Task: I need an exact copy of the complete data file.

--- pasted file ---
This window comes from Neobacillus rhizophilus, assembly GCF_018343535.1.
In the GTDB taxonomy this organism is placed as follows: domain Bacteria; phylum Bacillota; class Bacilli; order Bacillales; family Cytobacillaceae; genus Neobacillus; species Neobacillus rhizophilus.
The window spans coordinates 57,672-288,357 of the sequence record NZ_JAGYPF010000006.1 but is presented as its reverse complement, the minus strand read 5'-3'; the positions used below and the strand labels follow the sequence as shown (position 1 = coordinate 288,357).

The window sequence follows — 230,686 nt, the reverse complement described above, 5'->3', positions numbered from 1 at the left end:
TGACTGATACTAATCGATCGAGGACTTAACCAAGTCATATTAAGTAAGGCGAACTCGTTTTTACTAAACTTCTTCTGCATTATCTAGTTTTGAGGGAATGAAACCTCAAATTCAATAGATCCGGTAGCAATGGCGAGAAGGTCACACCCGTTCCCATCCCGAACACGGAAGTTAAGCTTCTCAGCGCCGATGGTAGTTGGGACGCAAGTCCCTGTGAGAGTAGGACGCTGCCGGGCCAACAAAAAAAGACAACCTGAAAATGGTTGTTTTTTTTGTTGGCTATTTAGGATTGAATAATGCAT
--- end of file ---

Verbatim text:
This window comes from Neobacillus rhizophilus, assembly GCF_018343535.1.
In the GTDB taxonomy this organism is placed as follows: domain Bacteria; phylum Bacillota; class Bacilli; order Bacillales; family Cytobacillaceae; genus Neobacillus; species Neobacillus rhizophilus.
The window spans coordinates 57,672-288,357 of the sequence record NZ_JAGYPF010000006.1 but is presented as its reverse complement, the minus strand read 5'-3'; the positions used below and the strand labels follow the sequence as shown (position 1 = coordinate 288,357).

The window sequence follows — 230,686 nt, the reverse complement described above, 5'->3', positions numbered from 1 at the left end:
TGACTGATACTAATCGATCGAGGACTTAACCAAGTCATATTAAGTAAGGCGAACTCGTTTTTACTAAACTTCTTCTGCATTATCTAGTTTTGAGGGAATGAAACCTCAAATTCAATAGATCCGGTAGCAATGGCGAGAAGGTCACACCCGTTCCCATCCCGAACACGGAAGTTAAGCTTCTCAGCGCCGATGGTAGTTGGGACGCAAGTCCCTGTGAGAGTAGGACGCTGCCGGGCCAACAAAAAAAGACAACCTGAAAATGGTTGTTTTTTTTGTTGGCTATTTAGGATTGAATAATGCAT